Post image for Kepler telescope discovers five more Earth-like planets

Kepler telescope discovers five more Earth-like planets

by Jorge Hernandez on February 3, 2011

NASA scientists have identified at least five Earth-like planets in our galaxy, along with what could be dozens of others that may have the ability to sustain life.

The Kepler space telescope located five such celestial bodies orbiting a star in the Milky Way's habitable zone, the location of which creates ideal conditions for liquid water and is crucial for the formation of life.

The planets are orbiting a star that's smaller and cooler than our sun, reports, and these latest findings are a substantial step forward in the search for extraterrestrial life. Although more analysis is necessary to confirm if they are, in fact, planets, their presence is an encouraging discovery.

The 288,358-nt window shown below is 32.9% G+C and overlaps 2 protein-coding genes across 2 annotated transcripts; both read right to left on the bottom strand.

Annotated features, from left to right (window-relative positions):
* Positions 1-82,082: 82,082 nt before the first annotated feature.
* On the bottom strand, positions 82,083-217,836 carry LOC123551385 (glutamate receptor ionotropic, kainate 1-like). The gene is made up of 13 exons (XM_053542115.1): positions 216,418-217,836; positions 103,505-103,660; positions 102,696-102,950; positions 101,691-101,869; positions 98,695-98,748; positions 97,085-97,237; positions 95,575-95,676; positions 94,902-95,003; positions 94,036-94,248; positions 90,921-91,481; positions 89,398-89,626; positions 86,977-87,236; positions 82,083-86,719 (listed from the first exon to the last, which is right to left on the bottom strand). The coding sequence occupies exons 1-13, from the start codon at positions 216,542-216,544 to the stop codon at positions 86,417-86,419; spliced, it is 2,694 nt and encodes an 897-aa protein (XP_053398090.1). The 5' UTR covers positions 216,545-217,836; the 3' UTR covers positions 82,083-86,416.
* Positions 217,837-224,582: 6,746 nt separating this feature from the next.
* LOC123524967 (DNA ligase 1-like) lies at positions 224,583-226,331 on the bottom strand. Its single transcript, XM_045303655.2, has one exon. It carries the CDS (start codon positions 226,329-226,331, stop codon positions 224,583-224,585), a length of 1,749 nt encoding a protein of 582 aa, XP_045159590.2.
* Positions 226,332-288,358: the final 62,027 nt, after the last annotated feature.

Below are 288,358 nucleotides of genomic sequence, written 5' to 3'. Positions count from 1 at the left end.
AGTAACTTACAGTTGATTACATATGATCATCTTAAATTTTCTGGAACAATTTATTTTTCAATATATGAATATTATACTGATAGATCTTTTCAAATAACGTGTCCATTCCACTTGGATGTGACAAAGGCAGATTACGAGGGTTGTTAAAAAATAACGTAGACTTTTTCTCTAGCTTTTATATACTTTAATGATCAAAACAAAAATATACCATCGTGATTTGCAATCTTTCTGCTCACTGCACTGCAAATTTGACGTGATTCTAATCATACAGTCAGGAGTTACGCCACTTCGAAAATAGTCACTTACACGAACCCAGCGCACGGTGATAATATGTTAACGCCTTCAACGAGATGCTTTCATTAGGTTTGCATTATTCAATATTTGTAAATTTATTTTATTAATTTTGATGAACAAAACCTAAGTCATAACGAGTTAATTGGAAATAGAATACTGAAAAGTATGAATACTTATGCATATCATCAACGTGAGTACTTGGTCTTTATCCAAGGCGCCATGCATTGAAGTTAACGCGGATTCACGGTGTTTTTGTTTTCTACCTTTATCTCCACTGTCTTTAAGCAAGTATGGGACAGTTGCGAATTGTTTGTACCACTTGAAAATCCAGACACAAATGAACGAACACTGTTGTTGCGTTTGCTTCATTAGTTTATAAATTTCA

"In a generation, we have gone from extraterrestrial planets being a mainstay of science fiction to the present, where Kepler has helped turn science fiction into today's reality," NASA administrator Charles Bolden told the news source.

The planets were discovered in a very limited portion of the sky between the constellations Cygnus and Lyra. The objects were not visible, but were instead detected by the faint dimming they caused when they moved in front of the star.

In addition to the five most recent finds, Kepler has also found several other similar planets approximately 2,000 lightyears away. The planets are all larger than Earth and are orbiting a sun-like star.

In total, the telescope has identified about 1,200 objects that may be capable of harboring life forms. Of these, 68 are Earth-sized while 662 are similar to Neptune. All of these bodies are in the Milky Way, which suggests the likelihood of innumerable other planets in different galaxies. 

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